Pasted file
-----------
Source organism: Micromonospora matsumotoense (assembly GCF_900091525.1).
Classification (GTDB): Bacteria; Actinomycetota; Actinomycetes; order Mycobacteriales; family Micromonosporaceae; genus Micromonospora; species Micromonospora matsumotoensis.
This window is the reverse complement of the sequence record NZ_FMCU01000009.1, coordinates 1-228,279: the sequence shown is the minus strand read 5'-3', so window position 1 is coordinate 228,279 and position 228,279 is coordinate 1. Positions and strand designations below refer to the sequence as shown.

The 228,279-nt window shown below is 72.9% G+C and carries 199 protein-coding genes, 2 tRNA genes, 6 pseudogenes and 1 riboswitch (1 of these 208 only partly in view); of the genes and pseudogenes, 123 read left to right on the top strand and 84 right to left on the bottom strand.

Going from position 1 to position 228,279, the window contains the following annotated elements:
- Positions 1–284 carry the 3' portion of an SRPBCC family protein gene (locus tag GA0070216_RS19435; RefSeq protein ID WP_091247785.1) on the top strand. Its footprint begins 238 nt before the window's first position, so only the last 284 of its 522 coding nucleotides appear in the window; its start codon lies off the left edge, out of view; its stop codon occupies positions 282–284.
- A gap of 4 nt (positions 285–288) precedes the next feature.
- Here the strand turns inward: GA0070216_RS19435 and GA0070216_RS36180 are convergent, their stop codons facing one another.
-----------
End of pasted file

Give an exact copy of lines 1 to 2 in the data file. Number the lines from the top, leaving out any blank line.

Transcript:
Source organism: Micromonospora matsumotoense (assembly GCF_900091525.1).
Classification (GTDB): Bacteria; Actinomycetota; Actinomycetes; order Mycobacteriales; family Micromonosporaceae; genus Micromonospora; species Micromonospora matsumotoensis.